Mom mocked for “spoiling” baby with Down’s syndrome – writes amazing letter

Judging people without even knowing them is very often rude and annoying. Even if we know the people with all their bad and good sides, we do not have the right to tell them how to live their live and what thing to do. Counseling is what we can do instead of judging their actions, whether we agree with them or not. However, to give advice, you must know or experience the problems you face.

Nevertheless, people do the opposite thing. They judge and give advice even when they don’t know the actual problem. This is happening to Kelly Dirkes on regular basis.


Kelly and her husband decided to adopt two kids with Down’s Syndrome. They try to provide to these two kids as much comfortable life as they can. However, people often put them in strange situations.

Such a situation occurred when Kelly went shopping in the store with the children in the baby carrier. While she was searching for the products she needed, a woman stopped her and tried to give her “free advice.”

The woman told her that she should stop carrying them around in baby carrier because that will not make the kids independent. This shocked Kelly and left her speechless. With no words and frustrated, Kelly took her time and decided not to respond to the woman immediately.

Kelly answered the woman, and all other people who judge her, by writing a letter. Kelly wrote the letter when she got home. This powerful letter is fantastic.

“Dear Woman in Target-“it starts.

“I’ve heard it before, you know. That I “spoil that baby”. You were convinced that she’d never learn to be “independent”. I smiled at you, kissed her head, and continued my shopping.
If you only knew what I know.

If you only knew how she spent the first ten months of her life utterly alone inside a sterile metal crib, with nothing to comfort her other than sucking her fingers.

If you only knew what her face looked like the moment her orphanage caregiver handed her to me to cradle for the very first time–fleeting moments of serenity commingled with sheer terror. No one had ever held her that way before, and she had no idea what she was supposed to do.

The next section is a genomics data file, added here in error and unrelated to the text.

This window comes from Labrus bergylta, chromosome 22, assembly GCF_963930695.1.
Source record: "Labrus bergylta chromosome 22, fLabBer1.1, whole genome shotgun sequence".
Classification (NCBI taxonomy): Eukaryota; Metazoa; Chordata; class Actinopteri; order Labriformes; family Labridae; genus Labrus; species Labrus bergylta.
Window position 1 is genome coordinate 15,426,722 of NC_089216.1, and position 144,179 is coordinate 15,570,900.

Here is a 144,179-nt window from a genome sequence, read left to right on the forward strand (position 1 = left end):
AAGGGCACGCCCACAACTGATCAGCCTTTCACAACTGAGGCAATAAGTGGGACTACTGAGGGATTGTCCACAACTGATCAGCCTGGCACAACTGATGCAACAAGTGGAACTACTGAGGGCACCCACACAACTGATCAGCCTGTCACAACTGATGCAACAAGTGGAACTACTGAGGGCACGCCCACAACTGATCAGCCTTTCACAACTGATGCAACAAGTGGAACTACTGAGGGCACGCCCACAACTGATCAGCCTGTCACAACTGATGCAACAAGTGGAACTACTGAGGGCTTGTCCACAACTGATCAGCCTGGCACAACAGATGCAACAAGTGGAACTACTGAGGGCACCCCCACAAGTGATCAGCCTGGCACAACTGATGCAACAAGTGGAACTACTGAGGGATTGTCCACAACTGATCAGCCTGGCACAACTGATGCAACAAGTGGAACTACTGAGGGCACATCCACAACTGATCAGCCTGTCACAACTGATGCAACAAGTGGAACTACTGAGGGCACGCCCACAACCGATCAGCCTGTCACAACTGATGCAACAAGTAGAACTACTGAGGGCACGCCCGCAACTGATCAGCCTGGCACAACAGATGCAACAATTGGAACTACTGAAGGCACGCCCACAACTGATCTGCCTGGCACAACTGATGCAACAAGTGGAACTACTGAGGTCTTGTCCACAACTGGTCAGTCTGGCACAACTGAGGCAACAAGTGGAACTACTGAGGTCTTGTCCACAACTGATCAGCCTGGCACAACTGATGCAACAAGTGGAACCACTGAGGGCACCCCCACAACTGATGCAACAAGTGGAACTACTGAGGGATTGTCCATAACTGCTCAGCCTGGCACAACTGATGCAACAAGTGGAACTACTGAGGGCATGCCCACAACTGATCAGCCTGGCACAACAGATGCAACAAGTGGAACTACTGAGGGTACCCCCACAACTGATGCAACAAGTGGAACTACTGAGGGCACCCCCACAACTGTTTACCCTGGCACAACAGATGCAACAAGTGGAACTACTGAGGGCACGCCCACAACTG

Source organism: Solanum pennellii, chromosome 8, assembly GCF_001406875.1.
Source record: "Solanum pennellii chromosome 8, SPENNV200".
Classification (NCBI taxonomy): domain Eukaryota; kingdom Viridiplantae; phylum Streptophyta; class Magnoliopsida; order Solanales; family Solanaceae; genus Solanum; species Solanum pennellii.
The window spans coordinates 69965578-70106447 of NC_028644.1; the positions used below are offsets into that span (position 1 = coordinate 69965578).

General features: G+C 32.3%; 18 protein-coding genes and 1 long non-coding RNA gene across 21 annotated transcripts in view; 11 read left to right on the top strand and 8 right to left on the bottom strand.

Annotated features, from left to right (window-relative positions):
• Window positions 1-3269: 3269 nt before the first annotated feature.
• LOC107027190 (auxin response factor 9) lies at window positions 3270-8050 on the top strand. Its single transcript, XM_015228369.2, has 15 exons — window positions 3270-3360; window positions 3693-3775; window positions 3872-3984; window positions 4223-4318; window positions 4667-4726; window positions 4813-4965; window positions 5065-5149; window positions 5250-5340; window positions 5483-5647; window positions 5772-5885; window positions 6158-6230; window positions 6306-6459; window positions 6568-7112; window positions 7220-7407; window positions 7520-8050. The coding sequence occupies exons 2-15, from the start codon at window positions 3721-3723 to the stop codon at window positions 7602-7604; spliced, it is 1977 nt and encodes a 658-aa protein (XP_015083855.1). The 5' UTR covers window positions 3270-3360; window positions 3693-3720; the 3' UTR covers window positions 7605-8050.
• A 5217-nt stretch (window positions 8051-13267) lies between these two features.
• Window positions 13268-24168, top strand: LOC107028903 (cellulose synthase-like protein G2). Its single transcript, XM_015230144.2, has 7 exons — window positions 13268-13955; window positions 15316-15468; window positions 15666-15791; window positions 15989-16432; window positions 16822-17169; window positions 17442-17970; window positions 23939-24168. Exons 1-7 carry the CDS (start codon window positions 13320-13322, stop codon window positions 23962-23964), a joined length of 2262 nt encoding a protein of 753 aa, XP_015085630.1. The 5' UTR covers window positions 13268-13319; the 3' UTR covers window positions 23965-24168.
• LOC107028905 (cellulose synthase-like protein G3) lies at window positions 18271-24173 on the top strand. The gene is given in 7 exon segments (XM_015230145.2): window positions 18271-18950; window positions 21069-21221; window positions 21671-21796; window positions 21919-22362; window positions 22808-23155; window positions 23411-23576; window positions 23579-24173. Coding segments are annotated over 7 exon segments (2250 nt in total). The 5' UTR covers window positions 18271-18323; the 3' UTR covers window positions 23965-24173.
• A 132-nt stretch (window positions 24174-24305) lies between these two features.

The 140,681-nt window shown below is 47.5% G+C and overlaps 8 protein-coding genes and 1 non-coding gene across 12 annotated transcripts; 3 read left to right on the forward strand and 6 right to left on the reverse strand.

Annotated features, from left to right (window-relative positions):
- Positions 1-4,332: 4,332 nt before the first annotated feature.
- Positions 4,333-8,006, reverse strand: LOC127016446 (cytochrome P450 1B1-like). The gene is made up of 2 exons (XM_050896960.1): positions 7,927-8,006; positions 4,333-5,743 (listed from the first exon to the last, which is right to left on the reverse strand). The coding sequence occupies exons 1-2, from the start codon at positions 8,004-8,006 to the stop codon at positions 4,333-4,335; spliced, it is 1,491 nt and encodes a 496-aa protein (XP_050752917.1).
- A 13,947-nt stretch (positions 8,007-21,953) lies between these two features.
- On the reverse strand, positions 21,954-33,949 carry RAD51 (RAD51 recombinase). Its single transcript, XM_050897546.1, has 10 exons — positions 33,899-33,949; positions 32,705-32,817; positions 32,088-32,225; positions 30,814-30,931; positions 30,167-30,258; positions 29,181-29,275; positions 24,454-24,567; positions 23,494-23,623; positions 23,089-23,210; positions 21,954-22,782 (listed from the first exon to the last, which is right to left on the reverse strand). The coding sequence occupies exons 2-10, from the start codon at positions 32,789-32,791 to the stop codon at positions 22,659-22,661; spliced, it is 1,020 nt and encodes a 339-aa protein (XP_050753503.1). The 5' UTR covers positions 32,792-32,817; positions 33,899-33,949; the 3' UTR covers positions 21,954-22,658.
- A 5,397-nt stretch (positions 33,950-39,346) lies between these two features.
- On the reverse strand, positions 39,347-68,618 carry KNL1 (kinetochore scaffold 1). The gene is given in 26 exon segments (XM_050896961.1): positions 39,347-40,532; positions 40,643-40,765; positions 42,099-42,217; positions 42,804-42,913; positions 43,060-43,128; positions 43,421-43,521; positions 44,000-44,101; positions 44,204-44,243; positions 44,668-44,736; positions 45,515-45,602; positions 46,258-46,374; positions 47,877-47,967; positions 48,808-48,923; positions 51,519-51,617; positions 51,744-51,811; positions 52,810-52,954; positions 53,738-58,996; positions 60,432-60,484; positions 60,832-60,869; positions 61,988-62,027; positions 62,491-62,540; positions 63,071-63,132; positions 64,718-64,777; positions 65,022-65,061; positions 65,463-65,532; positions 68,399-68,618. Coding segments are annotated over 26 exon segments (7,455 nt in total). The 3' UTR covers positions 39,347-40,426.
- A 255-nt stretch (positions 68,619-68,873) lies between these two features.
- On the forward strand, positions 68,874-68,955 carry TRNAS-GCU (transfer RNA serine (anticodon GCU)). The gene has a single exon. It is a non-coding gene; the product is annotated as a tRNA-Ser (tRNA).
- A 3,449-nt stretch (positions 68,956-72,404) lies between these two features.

If you only knew that she would lay in her crib after waking and never cry–because up until now, no one would respond.

If you only knew that anxiety was a standard part of her day, along with banging her head on her crib rails and rocking herself for sensory input and comfort.

If you only knew that that baby in the carrier is heartbreakingly “independent” –and how we will spend minutes, hours, days, weeks, months, and years trying to override the part of her brain that screams “trauma” and “not safe”.

If you only knew what I know.

If you only knew that that baby now whimpers when she’s put down instead of when she is picked up.

If you only knew that that baby “sings” at the top of her lungs in the mornings and after her nap, because she knows that her chatter will bring someone to lift her out of her crib and change her diaper.

If you only knew that that baby rocks to sleep in her Mama’s or her Papa’s arms instead of rocking herself.

If you only knew that that baby made everyone cry the day she reached out for comfort, totally unprompted.

If you only knew what I know.

“Spoiling that baby” is the most important job I will ever have, and it is a privilege. I will carry her for a little while longer–or as long as she’ll let me–because she is learning that she is safe. That she belongs. That she is loved.

If you only knew…”

You can not judge people and tell them what to do if you have no idea what’s going on in their life. They need to feel or experience the problems they face, and even then, simple advice would be more than enough.

Judging people hurts, it makes them less self-confident. We do not want to do that, since everyone deserves to make decisions according to their believes of what’re the best actions to be taken.



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